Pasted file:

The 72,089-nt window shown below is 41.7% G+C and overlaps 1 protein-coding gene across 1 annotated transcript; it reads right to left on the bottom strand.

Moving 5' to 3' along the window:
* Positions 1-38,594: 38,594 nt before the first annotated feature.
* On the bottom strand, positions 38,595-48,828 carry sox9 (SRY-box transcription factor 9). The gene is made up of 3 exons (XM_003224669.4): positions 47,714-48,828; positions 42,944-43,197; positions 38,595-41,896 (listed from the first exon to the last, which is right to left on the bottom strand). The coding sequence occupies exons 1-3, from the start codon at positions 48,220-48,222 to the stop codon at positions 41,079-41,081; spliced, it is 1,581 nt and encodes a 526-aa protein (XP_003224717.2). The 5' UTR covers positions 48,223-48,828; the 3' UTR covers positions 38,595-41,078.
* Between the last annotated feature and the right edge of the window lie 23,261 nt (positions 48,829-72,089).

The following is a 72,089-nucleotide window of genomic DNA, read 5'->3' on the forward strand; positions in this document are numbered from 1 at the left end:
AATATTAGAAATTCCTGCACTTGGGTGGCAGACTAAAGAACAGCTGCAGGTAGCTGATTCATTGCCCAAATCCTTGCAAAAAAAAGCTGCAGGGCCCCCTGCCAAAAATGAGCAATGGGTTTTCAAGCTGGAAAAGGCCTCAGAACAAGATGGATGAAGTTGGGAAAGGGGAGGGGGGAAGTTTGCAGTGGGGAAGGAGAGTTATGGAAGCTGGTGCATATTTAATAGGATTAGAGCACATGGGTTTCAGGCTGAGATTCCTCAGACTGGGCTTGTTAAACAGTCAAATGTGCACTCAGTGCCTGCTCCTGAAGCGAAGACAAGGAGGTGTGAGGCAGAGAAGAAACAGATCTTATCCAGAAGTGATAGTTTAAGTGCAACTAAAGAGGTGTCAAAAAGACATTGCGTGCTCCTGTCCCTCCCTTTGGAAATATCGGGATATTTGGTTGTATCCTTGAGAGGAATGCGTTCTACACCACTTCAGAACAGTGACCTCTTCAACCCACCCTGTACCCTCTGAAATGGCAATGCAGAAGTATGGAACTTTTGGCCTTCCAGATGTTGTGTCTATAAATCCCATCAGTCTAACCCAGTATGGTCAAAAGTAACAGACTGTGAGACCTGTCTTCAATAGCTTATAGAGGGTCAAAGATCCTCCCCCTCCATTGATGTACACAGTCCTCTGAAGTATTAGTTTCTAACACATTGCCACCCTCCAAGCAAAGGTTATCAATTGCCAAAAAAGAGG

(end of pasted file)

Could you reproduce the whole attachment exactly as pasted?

The 72,089-nt window shown below is 41.7% G+C and overlaps 1 protein-coding gene across 1 annotated transcript; it reads right to left on the bottom strand.

Moving 5' to 3' along the window:
* Positions 1-38,594: 38,594 nt before the first annotated feature.
* On the bottom strand, positions 38,595-48,828 carry sox9 (SRY-box transcription factor 9). The gene is made up of 3 exons (XM_003224669.4): positions 47,714-48,828; positions 42,944-43,197; positions 38,595-41,896 (listed from the first exon to the last, which is right to left on the bottom strand). The coding sequence occupies exons 1-3, from the start codon at positions 48,220-48,222 to the stop codon at positions 41,079-41,081; spliced, it is 1,581 nt and encodes a 526-aa protein (XP_003224717.2). The 5' UTR covers positions 48,223-48,828; the 3' UTR covers positions 38,595-41,078.
* Between the last annotated feature and the right edge of the window lie 23,261 nt (positions 48,829-72,089).

The following is a 72,089-nucleotide window of genomic DNA, read 5'->3' on the forward strand; positions in this document are numbered from 1 at the left end:
AATATTAGAAATTCCTGCACTTGGGTGGCAGACTAAAGAACAGCTGCAGGTAGCTGATTCATTGCCCAAATCCTTGCAAAAAAAAGCTGCAGGGCCCCCTGCCAAAAATGAGCAATGGGTTTTCAAGCTGGAAAAGGCCTCAGAACAAGATGGATGAAGTTGGGAAAGGGGAGGGGGGAAGTTTGCAGTGGGGAAGGAGAGTTATGGAAGCTGGTGCATATTTAATAGGATTAGAGCACATGGGTTTCAGGCTGAGATTCCTCAGACTGGGCTTGTTAAACAGTCAAATGTGCACTCAGTGCCTGCTCCTGAAGCGAAGACAAGGAGGTGTGAGGCAGAGAAGAAACAGATCTTATCCAGAAGTGATAGTTTAAGTGCAACTAAAGAGGTGTCAAAAAGACATTGCGTGCTCCTGTCCCTCCCTTTGGAAATATCGGGATATTTGGTTGTATCCTTGAGAGGAATGCGTTCTACACCACTTCAGAACAGTGACCTCTTCAACCCACCCTGTACCCTCTGAAATGGCAATGCAGAAGTATGGAACTTTTGGCCTTCCAGATGTTGTGTCTATAAATCCCATCAGTCTAACCCAGTATGGTCAAAAGTAACAGACTGTGAGACCTGTCTTCAATAGCTTATAGAGGGTCAAAGATCCTCCCCCTCCATTGATGTACACAGTCCTCTGAAGTATTAGTTTCTAACACATTGCCACCCTCCAAGCAAAGGTTATCAATTGCCAAAAAAGAGG